This post was written by Tongyao Zhang.
Have you – at least for a moment – ever imagined throwing your smartphone out the window, especially when you are trying to focus on your work? Now you might have a justification for your impulse. Behavioral scientists recently found that if your smartphone is merely present in your room, and even if you are not consciously thinking of it, you may still be distracted and lose access to part of your intelligence.
A group of scientists designed a close-to-life scene in a laboratory of University of Texas at Austin. They invited young adult participants to sit down and complete some basic cognition tests that consume great attention and flexible intelligence. During these tests, the first group of participants placed their smartphones face-down on the desk they were using; the second group had their smartphones in either their pockets or bags; the third group was asked to leave the smartphones out of the test room.
It turned out that the out-of-room group outperformed the groups with either phones on the desk or in their pockets/bags. A follow-up experiment confirmed the same case even if the smartphone in the room was powered off.
Intriguingly enough, when being asked about how they think the smartphone affected their performance, all groups answered very similarly, that they didn’t think their performance was affected a lot by the smartphone, regardless of its location. Despite the difference in performance, all groups reported similarly that their phones almost never came into their mind.
“Brain Drain” – both your smartphone and your task kept asking for resources
Are smartphones really draining us permanently? Not really. When having a smartphone in your room, brain resources flow like water through a leaked pipe (some leaks out along the way). As explained by researchers from University of Texas Austin, University of California San Diego, and Disney Research, the resources should be available for the tasks, but part of it “drained” through the hole – the existence of your smartphone (Ward et. al., 2017). This is called “brain drain”.
How does your smartphone produce brain drain? The researchers explain that our cognitive resources are finite, and that smartphone APPs’ design by nature is to attract our attention and occupy our brain’s attention as its priority. In other words, our attention resources are vulnerable to smartphones, and our work is often not as “arresting” as smartphones.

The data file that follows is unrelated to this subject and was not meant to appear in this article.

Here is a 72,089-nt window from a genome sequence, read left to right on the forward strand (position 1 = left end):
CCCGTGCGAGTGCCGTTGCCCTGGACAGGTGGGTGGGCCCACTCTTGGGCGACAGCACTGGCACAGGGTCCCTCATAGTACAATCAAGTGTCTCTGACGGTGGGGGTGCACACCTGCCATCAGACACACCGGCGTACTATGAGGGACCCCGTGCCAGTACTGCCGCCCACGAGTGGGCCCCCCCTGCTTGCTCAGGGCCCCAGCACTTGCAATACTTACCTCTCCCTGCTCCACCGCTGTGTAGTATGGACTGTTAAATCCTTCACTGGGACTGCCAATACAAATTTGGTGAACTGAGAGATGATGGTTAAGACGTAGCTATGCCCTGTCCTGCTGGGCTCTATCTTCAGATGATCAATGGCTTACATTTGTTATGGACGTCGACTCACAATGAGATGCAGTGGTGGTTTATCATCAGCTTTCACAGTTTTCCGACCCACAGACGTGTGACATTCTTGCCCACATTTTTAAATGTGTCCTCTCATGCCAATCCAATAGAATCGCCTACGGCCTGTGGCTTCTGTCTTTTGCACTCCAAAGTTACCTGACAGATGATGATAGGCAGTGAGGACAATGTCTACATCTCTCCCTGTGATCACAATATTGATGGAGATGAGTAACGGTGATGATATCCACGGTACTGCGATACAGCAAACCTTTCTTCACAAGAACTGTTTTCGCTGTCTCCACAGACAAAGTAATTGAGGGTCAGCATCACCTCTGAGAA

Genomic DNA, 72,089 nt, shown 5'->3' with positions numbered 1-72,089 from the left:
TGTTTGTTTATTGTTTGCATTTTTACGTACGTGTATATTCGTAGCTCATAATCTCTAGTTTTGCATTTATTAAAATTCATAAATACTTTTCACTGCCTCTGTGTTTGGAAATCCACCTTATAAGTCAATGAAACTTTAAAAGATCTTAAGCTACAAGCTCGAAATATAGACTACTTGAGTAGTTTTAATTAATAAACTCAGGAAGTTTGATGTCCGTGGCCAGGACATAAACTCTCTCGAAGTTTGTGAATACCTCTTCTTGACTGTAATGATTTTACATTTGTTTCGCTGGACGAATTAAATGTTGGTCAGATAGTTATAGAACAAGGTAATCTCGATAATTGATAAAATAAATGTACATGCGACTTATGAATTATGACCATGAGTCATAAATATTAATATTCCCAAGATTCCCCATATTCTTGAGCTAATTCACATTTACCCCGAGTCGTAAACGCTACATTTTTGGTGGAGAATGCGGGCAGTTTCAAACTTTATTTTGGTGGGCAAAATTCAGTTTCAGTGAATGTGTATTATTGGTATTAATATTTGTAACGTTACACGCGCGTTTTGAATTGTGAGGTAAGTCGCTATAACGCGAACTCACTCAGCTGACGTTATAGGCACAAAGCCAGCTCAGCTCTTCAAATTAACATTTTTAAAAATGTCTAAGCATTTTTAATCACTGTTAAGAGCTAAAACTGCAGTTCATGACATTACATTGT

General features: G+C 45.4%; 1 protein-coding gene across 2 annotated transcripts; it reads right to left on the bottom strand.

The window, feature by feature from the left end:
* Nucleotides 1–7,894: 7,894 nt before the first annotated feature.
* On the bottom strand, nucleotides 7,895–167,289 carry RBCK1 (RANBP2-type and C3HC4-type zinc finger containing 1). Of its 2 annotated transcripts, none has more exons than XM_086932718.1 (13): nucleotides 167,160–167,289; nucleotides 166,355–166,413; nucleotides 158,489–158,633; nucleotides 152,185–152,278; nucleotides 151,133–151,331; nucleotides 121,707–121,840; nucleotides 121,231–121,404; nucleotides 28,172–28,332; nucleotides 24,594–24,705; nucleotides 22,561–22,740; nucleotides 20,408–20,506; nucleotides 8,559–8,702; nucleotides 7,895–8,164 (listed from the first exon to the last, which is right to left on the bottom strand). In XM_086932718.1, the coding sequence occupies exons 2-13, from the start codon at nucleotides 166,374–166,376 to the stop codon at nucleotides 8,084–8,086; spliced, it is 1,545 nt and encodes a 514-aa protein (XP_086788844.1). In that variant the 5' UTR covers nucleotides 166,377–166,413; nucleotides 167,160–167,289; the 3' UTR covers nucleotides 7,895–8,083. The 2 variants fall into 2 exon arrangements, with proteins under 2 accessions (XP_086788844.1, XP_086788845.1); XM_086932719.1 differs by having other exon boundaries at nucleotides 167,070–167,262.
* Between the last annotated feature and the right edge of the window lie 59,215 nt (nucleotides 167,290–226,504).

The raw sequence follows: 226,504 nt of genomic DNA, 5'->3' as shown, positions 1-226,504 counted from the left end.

It seems our smartphones are silently competing with what we are trying to do right now. Sometimes even if we don’t consciously bring them up in our minds, we are still consuming resources to keep ourselves from getting distracted, thus using part of our brain capacity towards our smartphone devices.
Distracted because of seeing/hearing your phone? Not totally.
While reading about this study, I desperately looked for the difference between the on-the-desk group and the in-the-bag group. Please tell me it works (at least a little bit) when I bury my phone under the quilt to prevent myself from seeing it! The result let me down to some extent – in one of the tests, there was no difference between on-the-desk and in-the-bag groups. In other tests, leaving the phone out of the room still improved performance more than just hiding it nearby. Smartphones are still taxing our brains even if we don’t see them, hear them, or even turn their power off.
As a result, the only way to get rid of your phone’s ability to “brain drain” is to leave it outside of the room. The magic “out-of-door” power might be because we have to stand up and enter another region to fetch the phone. We could also speculate that our mind has an “area under its jurisdiction”, and the smartphone would become something “in existence” in your mind ONLY when it’s inside that magic processing area – the room where you are.
I was struggling with my smartphone while reading this research article about smartphones draining our cognitive resources. So, how was I able to complete reading it? Well, the answer is in the study itself- just leave my phone out of the room, to the extent that I won’t be aware of its existence, at least for several hours.
I found another solution that helped me prevent “brain drain” caused by my phone as well: I begged my mother to take it to work. Having my mother take my phone to work has worked wonders in conserving my mental energy and focus, and thus preventing “brain drain,” and my next step is to uninstall entertainment functions from my PC. Who is to say it is just phones causing “brain drain?” Can you think of other things in your day-to-day life that might cause “brain drain”? Removing or minimizing these “drainers” may help you live a more focused and mentally clear life. Try it out!
Ward, A. F., Duke, K., Gneezy, A., & Bos, M. W. (2017). Brain drain: The mere presence of one’s own smartphone reduces available cognitive capacity. Journal of the Association for Consumer Research, 2(2), 140-154. http://dx.doi.org/10.1086/691462